American History Bowery Boys Bookshelf

‘An Open Secret’: A gay life in Jazz Age Chicago

Robert Allerton lived without a care thanks to his family’s Gilded Age fortune, built from the stockyards of Chicago’s meat processing district. As a young man, Allerton used his inherited wealth to maintain the family estate near Monticello, Illinois, cultivating a garden escape where he could be left to his own devices.

And then, in 1922, he met a handsome college student named John Gregg. They were separated in age by 26 years. They fell in love.

The Family Story of Robert and John Gregg Allerton
Nicholas L. Syrett
University of Chicago Press

In An Open Secret, author Nicholas Syrett takes the reader into a maze of social norms redefined by the comforts of wealth and a collection of personal mysteries as well-kept as a display case of ancient art.

Robert Allerton is not an obscure figure. A building at the Art Institute of Chicago (one of America’s greatest art museums) is named for Allerton, one of Chicago’s great art collectors. And his estate on the island of Kaua’i is today a part of Hawaii’s National Tropical Botanical Garden.

But the parameters of Allerton’s personal life might be considered obscured today — concealed by the polite vestiges of post-Gilded Age social decorum, cushioned by the privilege of his vast wealth.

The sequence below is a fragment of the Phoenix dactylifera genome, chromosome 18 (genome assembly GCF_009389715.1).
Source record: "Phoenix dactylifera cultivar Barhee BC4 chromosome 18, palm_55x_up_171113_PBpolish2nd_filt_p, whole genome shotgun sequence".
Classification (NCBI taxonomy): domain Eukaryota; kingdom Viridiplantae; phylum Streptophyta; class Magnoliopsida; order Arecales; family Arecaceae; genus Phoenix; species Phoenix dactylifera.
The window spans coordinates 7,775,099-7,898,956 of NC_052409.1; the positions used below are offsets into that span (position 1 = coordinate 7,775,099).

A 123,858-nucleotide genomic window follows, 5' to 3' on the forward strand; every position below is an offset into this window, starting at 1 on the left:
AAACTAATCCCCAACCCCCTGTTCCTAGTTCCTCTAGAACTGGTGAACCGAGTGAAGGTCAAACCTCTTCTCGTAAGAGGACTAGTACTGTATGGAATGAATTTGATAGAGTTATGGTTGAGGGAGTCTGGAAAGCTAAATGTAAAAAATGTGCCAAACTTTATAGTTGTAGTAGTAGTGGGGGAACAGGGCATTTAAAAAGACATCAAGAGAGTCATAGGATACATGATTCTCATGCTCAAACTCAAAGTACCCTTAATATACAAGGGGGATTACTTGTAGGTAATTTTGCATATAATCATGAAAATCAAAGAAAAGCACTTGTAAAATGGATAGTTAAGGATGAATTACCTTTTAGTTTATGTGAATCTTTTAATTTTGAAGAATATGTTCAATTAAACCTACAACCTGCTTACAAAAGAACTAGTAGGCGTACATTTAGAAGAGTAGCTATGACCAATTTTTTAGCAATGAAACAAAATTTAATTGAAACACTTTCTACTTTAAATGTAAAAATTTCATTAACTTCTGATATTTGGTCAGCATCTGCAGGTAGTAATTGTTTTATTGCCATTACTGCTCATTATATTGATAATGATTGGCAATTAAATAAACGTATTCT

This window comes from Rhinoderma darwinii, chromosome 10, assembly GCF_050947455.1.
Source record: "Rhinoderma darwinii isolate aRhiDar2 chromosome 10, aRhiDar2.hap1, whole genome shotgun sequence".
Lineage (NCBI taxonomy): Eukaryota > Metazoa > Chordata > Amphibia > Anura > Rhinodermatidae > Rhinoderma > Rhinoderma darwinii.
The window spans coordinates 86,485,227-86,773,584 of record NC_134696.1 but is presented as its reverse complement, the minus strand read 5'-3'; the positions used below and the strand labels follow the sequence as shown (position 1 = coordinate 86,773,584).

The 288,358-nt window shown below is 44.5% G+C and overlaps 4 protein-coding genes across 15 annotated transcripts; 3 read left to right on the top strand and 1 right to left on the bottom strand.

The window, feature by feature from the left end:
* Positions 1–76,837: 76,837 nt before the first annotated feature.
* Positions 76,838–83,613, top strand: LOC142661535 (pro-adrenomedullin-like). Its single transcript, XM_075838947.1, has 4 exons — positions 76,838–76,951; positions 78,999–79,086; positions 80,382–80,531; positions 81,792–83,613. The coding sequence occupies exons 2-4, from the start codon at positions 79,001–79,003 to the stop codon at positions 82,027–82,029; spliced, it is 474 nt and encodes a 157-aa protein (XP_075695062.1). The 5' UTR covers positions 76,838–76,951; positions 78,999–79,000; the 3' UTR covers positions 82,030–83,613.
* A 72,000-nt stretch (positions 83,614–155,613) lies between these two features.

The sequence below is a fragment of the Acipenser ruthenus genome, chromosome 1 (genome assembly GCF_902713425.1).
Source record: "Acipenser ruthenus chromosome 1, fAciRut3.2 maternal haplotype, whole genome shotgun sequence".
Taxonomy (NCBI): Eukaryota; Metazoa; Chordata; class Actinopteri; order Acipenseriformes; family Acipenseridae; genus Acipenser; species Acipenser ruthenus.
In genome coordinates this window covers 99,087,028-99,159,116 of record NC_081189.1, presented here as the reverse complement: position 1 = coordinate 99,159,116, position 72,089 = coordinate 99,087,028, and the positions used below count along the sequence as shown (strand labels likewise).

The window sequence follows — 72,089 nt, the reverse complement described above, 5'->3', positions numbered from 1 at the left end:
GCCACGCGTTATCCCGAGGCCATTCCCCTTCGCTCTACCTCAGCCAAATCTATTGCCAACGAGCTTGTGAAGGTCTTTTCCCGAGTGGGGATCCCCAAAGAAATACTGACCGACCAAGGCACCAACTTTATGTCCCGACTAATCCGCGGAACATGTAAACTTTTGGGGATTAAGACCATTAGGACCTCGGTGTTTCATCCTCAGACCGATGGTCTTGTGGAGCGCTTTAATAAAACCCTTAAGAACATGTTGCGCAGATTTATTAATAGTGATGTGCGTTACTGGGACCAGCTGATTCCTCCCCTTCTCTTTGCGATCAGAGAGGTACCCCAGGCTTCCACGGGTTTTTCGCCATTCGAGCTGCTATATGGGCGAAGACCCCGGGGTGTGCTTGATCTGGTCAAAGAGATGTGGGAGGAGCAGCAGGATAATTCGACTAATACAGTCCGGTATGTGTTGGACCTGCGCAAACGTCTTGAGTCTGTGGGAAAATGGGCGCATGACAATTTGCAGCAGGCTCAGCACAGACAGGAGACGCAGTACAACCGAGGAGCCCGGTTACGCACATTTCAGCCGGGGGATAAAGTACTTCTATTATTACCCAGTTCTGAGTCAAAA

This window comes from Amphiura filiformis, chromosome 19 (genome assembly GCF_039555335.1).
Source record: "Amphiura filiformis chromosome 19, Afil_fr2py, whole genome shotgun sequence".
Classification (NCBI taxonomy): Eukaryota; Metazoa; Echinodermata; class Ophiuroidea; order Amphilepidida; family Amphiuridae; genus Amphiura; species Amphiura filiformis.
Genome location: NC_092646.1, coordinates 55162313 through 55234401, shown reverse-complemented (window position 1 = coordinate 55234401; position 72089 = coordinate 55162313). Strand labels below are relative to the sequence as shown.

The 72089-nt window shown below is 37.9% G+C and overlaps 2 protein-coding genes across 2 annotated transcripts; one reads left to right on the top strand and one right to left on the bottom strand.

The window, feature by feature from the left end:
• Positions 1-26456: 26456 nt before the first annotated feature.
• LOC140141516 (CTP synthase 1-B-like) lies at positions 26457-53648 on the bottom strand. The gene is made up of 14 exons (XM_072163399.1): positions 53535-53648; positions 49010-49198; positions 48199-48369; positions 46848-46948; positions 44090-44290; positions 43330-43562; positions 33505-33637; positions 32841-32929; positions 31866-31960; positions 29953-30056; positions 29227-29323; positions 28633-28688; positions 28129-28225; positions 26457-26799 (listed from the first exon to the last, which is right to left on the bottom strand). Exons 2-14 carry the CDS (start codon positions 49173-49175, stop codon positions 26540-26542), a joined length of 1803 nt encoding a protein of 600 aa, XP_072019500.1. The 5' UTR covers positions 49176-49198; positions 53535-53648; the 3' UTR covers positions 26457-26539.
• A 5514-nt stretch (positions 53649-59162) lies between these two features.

Or should I say — their vast wealth. Robert and John Gregg traveled the world together, living as a same-sex couple at a time when such romantic pairings were never seen or accepted.

They managed this unconventional life thanks to an intricate pantomime fueled by Allerton’s financial advantages and the vast age difference between the two men.

“By 1931,” writes Syrett, “the [Chicago] Tribune reported on the two traveling together, but the language of their relationship had become solidified as father and son, despite the fact that it was not legally so.”

They encouraged such language and eventually took it on themselves as a means to negotiate social spheres that would have otherwise shunned them.

“Calling John Gregg his son was a way of not talking about his actual role in Allerton’s life; even if Gregg’s relationship with Allerton was an open secret, calling him son allowed friends and acquaintances to avoid the awkwardness of having to discuss who he really was with Allerton.”

Robert and John Gregg Allerton in Hawaii, University of Illinois Archives

In 1960, near the end of elder man’s life, the pair made their charade official. John Gregg officially became John Gregg Allerton, the adopted son of Robert Allerton.

An Open Secret, with its daunting task of uncovering the secret world of two men who never left each other’s side (thus leaving no personal correspondence), succeeds as an x-ray into the procedures of living a closeted wealthy life, where clues of personal connections are scattered among the hydrangeas and exotic ornaments.

If the author’s name Nicholas Syrett sounds familiar to you, that’s because the author has been on our show! You can find him in our episode on Madame Restell, the ‘notorious’ abortionist of Fifth Avenue. Look for Syrett’s book on the life of Restell coming soon.

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